More Video Call Tips – Putting Your Best Foot Forward

March 22, 2021

Skt News Article March 2021 Featured Image Zoom Tips

We want to make a good impression. Looking put-together and professional on camera is just as important as when in person. We’ve found some simple and practical ways to “put your best foot forward” on a Zoom call. Okay – so others may not actually see your feet, but they will certainly be looking at your face – and you can bet they’ll have time to notice if your space is less than tidy. Take the following simple and practical steps to improve your online presence.

Test Your Lighting

Who knew lighting could be so complicated? Photographers and videographers know the intricacies of balancing light for the most flattering glow, but you don’t have to be a professional to look good on your video call. For balanced lighting, the most basic setup is a three-point light scheme consisting of a primary light — typically placed in front of you at a 45-70 degree angle, directed down slightly — a secondary fill light on the opposite side in front of you to soften the shadows of the primary light, and a backlight to separate you from the background. As you’re creating balanced lighting, make sure you don’t have harsh shadows or that one side of your face is dark while the other is washed out. Here are a few things to consider as you’re setting this up.

Natural Light

Front-facing indirect natural light can be a great source but, disclaimer, it’s inconsistent. It changes throughout the day and with the weather. Try setting up your computer in front of a window, allowing the light to illuminate your face. Test it at different times of the day and before each call. If the light is too bright, you may need to soften it with a light-filtering curtain. Otherwise, it can also wash you out or leave you squinting. Be prepared to supplement with other artificial light sources, particularly on overcast days.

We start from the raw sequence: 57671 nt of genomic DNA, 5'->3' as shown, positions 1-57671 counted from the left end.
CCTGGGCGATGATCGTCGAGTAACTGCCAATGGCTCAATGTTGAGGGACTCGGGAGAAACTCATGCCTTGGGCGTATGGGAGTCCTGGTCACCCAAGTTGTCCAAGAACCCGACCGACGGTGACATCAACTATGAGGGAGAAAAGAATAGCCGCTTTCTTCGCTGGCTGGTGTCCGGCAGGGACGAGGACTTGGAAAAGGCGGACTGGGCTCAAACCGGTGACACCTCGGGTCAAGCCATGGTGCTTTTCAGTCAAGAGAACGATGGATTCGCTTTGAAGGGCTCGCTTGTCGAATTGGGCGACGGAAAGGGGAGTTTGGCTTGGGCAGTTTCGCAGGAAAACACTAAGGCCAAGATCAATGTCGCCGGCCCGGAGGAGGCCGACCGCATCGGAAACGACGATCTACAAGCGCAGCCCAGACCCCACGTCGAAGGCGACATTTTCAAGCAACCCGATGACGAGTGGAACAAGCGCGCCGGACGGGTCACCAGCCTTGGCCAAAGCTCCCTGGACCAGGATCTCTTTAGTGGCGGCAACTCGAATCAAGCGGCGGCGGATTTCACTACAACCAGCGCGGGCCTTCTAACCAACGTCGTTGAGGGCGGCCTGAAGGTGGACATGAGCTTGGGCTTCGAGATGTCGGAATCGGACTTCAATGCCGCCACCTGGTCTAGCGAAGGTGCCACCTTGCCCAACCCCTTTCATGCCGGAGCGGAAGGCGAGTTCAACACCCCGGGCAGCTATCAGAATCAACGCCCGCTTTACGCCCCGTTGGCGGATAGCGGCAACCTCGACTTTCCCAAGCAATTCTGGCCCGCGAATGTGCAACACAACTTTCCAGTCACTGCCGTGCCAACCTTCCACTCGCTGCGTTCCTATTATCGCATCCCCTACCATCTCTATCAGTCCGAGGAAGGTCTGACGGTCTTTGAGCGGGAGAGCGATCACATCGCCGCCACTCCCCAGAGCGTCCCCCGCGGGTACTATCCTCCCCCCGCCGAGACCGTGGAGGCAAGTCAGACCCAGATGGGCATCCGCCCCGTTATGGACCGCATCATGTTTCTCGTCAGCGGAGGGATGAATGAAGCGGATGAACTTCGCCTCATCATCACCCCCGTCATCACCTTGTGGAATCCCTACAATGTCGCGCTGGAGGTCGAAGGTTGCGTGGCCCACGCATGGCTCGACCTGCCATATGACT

Artificial Light

If you find yourself without any natural light, consider what other artificial light sources you could use such as floor or table lamps. Avoid overhead lights like can or ceiling fan lights, which tend to cast harsh shadows, accentuating wrinkles and undereye bags. We can all agree that’s not the best look.

In this example, you can see the harsh shadows created by overhead lighting. In addition, we recommend elevating the computer for a better camera angle. 


If it’s in your budget, consider purchasing a light ring, which is great for your primary light. You can get a decent one for around $25, and they have adjustable light settings. Otherwise, start with two lamps. Try placing them at “10 and 2” or a 45-degree angle on either side of your computer. If the light from a lamp is too harsh, try a softer bulb, adjust the distance from you to the light, or bounce the light off a nearby wall by angling it.

This is an example of balancing a ring light with natural light. 


Avoid having your only and/or brightest source of light behind you, including light from a window. This can create a silhouette and leave your face in the dark while your background is overly bright. You can, however, add a softer light that is behind you and out of view from the camera, in addition to your other main lighting. This helps create definition between you and the background.

Consider Your Office Layout and Background

Try to allow three to eight feet between the back of your chair and your wall or background. This, along with a well-placed plant or shelf, can add depth to your video.

Ensure that everything that will show up in your video background is clean and organized; eliminate clutter. Then, think about what you want to show in your background, including the wall color, art, and other décor.

NBC News correspondent Vicky Nguyen received a 10 out of 10 rating from a Twitter handle dedicated to rating video call lighting, setup, and backgrounds. She scored points for the mountain art, dried flowers, green glass, and framing of the video.


When it comes to the wall in your background, a well-painted, clean wall is the safest option. Good background colors include neutral tones like blue, light gray, or soft white; try to avoid flashy patterns or bright colors like yellow, orange, or red. Remember that dark colors absorb light while light colors will reflect it.

If you want to add texture and a more dynamic look, consider creating a backdrop using a wallpaper mural; with their endless designs, images, and styles, it’s easy to find one to suit your taste and profession. You might like a geometric, world map, or forest scene. A large, fabric wall hanging can work well; so can a brick wall – especially a vintage one.